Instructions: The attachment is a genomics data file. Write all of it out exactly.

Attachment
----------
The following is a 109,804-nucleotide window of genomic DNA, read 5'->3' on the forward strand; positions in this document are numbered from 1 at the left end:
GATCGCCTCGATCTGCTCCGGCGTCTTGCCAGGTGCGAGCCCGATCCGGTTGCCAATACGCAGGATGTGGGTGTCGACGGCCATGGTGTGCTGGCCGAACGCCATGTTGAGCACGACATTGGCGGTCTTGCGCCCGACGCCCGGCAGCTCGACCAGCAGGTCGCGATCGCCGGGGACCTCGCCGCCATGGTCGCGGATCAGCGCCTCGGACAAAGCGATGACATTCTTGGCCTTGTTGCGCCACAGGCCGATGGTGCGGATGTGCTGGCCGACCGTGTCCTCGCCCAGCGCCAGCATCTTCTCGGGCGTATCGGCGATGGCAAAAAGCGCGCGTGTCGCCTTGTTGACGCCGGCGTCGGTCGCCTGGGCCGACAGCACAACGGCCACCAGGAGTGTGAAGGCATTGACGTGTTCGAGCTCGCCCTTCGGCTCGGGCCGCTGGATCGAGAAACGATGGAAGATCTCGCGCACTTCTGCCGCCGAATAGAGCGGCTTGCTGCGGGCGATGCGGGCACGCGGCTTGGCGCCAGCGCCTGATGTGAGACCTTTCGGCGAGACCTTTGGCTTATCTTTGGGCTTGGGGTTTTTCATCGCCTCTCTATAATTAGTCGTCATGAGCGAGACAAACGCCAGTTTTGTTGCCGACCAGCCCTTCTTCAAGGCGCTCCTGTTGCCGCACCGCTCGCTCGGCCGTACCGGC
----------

The following is a 109,804-nucleotide window of genomic DNA, read 5'->3' on the forward strand; positions in this document are numbered from 1 at the left end:
GATCGCCTCGATCTGCTCCGGCGTCTTGCCAGGTGCGAGCCCGATCCGGTTGCCAATACGCAGGATGTGGGTGTCGACGGCCATGGTGTGCTGGCCGAACGCCATGTTGAGCACGACATTGGCGGTCTTGCGCCCGACGCCCGGCAGCTCGACCAGCAGGTCGCGATCGCCGGGGACCTCGCCGCCATGGTCGCGGATCAGCGCCTCGGACAAAGCGATGACATTCTTGGCCTTGTTGCGCCACAGGCCGATGGTGCGGATGTGCTGGCCGACCGTGTCCTCGCCCAGCGCCAGCATCTTCTCGGGCGTATCGGCGATGGCAAAAAGCGCGCGTGTCGCCTTGTTGACGCCGGCGTCGGTCGCCTGGGCCGACAGCACAACGGCCACCAGGAGTGTGAAGGCATTGACGTGTTCGAGCTCGCCCTTCGGCTCGGGCCGCTGGATCGAGAAACGATGGAAGATCTCGCGCACTTCTGCCGCCGAATAGAGCGGCTTGCTGCGGGCGATGCGGGCACGCGGCTTGGCGCCAGCGCCTGATGTGAGACCTTTCGGCGAGACCTTTGGCTTATCTTTGGGCTTGGGGTTTTTCATCGCCTCTCTATAATTAGTCGTCATGAGCGAGACAAACGCCAGTTTTGTTGCCGACCAGCCCTTCTTCAAGGCGCTCCTGTTGCCGCACCGCTCGCTCGGCCGTACCGGC